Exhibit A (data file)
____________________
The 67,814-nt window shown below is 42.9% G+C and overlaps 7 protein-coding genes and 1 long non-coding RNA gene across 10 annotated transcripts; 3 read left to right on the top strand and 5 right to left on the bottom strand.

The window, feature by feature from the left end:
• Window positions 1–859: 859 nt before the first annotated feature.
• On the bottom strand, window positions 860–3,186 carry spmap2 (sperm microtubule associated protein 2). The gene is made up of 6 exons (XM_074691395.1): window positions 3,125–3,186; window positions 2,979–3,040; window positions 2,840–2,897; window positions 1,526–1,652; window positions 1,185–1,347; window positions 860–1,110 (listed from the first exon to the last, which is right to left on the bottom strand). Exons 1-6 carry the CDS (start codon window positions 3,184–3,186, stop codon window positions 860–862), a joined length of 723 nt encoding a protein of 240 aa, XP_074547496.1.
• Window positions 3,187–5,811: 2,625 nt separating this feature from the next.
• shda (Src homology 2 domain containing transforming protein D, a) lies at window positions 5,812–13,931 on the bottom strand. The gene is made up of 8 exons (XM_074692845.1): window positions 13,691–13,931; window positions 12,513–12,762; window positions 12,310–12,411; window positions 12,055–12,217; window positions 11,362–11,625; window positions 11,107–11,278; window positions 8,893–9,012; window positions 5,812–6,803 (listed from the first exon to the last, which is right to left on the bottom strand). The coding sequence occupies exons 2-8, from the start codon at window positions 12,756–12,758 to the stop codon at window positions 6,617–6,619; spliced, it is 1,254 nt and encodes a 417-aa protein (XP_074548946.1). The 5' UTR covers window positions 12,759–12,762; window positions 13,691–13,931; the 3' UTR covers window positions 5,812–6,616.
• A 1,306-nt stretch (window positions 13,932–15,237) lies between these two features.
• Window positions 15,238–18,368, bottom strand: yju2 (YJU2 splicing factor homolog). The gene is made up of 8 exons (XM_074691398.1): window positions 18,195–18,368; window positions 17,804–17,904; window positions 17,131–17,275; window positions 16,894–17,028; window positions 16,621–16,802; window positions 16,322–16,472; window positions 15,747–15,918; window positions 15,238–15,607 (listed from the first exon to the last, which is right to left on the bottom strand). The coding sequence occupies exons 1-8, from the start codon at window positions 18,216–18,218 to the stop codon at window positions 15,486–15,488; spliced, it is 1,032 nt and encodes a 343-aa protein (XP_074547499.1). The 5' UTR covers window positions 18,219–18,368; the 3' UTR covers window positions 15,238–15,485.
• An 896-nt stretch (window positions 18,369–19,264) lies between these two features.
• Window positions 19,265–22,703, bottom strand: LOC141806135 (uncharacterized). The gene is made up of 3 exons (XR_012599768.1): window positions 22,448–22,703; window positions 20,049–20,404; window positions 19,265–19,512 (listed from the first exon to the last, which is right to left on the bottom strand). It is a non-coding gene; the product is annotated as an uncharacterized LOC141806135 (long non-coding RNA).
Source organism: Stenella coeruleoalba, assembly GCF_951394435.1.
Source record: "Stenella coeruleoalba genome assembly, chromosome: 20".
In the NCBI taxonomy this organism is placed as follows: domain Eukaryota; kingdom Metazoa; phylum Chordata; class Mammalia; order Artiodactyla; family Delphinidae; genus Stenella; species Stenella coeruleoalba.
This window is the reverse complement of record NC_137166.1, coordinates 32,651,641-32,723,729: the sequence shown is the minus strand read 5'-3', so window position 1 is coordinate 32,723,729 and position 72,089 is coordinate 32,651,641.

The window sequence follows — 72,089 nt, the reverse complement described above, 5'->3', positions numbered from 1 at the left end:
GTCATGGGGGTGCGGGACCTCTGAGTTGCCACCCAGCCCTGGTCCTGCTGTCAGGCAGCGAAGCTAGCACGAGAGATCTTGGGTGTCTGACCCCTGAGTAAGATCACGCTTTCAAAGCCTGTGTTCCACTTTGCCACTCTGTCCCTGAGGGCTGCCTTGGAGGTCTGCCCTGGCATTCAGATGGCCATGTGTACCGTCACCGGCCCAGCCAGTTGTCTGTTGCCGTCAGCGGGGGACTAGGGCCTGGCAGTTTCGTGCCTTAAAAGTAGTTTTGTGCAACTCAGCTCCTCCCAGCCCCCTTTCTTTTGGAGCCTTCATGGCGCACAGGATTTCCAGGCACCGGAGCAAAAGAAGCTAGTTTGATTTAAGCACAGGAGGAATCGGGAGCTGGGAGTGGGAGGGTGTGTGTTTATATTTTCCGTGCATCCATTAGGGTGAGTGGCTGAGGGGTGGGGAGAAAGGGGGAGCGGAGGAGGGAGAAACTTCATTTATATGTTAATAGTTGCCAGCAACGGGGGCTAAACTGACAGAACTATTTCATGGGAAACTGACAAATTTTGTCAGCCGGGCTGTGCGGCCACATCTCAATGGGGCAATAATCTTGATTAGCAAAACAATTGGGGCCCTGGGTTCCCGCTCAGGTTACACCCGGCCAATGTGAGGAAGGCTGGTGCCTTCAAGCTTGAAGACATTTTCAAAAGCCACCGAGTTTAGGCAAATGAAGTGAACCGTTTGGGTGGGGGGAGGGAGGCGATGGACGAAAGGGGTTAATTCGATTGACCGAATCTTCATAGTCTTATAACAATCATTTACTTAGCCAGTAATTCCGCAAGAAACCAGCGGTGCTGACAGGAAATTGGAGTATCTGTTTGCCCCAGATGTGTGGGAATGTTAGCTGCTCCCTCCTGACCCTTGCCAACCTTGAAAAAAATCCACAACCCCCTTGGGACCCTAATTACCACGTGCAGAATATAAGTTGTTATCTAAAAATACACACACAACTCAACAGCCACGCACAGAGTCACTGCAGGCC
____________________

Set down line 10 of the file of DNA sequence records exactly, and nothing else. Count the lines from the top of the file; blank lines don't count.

• Window positions 19,265–22,703, bottom strand: LOC141806135 (uncharacterized). The gene is made up of 3 exons (XR_012599768.1): window positions 22,448–22,703; window positions 20,049–20,404; window positions 19,265–19,512 (listed from the first exon to the last, which is right to left on the bottom strand). It is a non-coding gene; the product is annotated as an uncharacterized LOC141806135 (long non-coding RNA).